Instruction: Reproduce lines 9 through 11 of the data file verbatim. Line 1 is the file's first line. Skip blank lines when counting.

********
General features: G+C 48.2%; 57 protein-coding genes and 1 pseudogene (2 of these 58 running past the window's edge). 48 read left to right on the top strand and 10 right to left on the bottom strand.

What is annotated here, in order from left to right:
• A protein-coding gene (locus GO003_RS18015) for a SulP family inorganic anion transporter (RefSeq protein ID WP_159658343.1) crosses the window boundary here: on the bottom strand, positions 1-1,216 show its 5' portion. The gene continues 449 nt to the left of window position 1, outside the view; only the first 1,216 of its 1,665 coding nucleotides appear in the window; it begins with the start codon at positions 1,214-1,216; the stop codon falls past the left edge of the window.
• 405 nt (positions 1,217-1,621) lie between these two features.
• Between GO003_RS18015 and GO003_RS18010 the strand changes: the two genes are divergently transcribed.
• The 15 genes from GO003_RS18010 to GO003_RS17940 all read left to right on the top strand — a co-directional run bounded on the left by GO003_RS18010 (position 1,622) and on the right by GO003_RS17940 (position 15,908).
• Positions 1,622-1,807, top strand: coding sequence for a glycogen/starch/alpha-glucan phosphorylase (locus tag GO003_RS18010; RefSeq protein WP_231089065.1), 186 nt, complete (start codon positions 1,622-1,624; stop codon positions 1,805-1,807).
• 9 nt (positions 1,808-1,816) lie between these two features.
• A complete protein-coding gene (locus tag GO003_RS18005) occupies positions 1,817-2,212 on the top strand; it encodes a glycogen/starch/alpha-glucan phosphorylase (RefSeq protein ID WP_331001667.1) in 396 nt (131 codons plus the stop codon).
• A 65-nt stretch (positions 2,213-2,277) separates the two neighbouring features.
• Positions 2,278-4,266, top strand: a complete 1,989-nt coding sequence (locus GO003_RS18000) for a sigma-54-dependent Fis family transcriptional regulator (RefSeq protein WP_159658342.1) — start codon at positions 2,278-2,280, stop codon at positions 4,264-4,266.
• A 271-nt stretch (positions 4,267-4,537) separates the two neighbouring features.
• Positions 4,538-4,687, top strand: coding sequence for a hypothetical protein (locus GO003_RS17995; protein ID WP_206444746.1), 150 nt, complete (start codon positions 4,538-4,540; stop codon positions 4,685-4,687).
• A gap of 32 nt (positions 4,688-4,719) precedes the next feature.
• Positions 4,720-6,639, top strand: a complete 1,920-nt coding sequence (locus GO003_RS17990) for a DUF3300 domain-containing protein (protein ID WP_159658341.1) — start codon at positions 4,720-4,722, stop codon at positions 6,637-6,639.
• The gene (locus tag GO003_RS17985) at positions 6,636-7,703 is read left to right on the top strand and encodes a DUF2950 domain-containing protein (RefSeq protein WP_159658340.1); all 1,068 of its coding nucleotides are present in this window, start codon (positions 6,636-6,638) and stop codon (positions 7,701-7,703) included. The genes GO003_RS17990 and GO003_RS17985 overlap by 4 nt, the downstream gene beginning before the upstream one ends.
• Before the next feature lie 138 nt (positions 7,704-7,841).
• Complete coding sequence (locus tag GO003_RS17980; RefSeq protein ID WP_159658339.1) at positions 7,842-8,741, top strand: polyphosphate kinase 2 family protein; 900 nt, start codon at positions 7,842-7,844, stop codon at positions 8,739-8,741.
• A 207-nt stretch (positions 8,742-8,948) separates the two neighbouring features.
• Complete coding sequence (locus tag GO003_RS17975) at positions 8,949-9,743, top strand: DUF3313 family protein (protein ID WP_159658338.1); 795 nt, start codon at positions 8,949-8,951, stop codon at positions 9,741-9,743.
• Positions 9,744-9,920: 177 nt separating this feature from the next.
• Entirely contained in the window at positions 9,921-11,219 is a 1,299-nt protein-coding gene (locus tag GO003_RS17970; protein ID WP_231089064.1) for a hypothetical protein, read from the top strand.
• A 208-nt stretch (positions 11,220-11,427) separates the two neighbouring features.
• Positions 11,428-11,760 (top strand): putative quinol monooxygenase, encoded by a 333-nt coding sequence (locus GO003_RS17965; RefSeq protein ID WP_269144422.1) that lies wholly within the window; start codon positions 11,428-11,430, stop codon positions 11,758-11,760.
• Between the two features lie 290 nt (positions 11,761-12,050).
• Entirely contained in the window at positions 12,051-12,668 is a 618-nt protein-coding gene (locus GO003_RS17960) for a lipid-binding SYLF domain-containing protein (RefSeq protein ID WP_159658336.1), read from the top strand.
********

• A complete protein-coding gene (locus tag GO003_RS18005) occupies positions 1,817-2,212 on the top strand; it encodes a glycogen/starch/alpha-glucan phosphorylase (RefSeq protein ID WP_331001667.1) in 396 nt (131 codons plus the stop codon).
• A 65-nt stretch (positions 2,213-2,277) separates the two neighbouring features.
• Positions 2,278-4,266, top strand: a complete 1,989-nt coding sequence (locus GO003_RS18000) for a sigma-54-dependent Fis family transcriptional regulator (RefSeq protein WP_159658342.1) — start codon at positions 2,278-2,280, stop codon at positions 4,264-4,266.